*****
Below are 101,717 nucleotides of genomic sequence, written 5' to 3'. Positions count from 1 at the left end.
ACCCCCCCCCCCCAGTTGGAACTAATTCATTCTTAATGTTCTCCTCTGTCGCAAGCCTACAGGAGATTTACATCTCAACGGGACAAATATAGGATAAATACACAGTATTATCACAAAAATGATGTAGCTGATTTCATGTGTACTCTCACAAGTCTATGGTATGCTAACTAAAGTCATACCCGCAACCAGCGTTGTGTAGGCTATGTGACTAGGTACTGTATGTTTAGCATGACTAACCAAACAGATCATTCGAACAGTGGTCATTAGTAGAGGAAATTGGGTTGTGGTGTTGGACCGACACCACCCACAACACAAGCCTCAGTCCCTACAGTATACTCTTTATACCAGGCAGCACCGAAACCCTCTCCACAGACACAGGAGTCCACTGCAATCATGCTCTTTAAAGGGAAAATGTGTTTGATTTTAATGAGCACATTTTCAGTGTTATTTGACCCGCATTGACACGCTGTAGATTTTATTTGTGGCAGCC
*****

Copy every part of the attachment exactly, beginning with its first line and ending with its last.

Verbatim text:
Below are 101,717 nucleotides of genomic sequence, written 5' to 3'. Positions count from 1 at the left end.
ACCCCCCCCCCCCAGTTGGAACTAATTCATTCTTAATGTTCTCCTCTGTCGCAAGCCTACAGGAGATTTACATCTCAACGGGACAAATATAGGATAAATACACAGTATTATCACAAAAATGATGTAGCTGATTTCATGTGTACTCTCACAAGTCTATGGTATGCTAACTAAAGTCATACCCGCAACCAGCGTTGTGTAGGCTATGTGACTAGGTACTGTATGTTTAGCATGACTAACCAAACAGATCATTCGAACAGTGGTCATTAGTAGAGGAAATTGGGTTGTGGTGTTGGACCGACACCACCCACAACACAAGCCTCAGTCCCTACAGTATACTCTTTATACCAGGCAGCACCGAAACCCTCTCCACAGACACAGGAGTCCACTGCAATCATGCTCTTTAAAGGGAAAATGTGTTTGATTTTAATGAGCACATTTTCAGTGTTATTTGACCCGCATTGACACGCTGTAGATTTTATTTGTGGCAGCC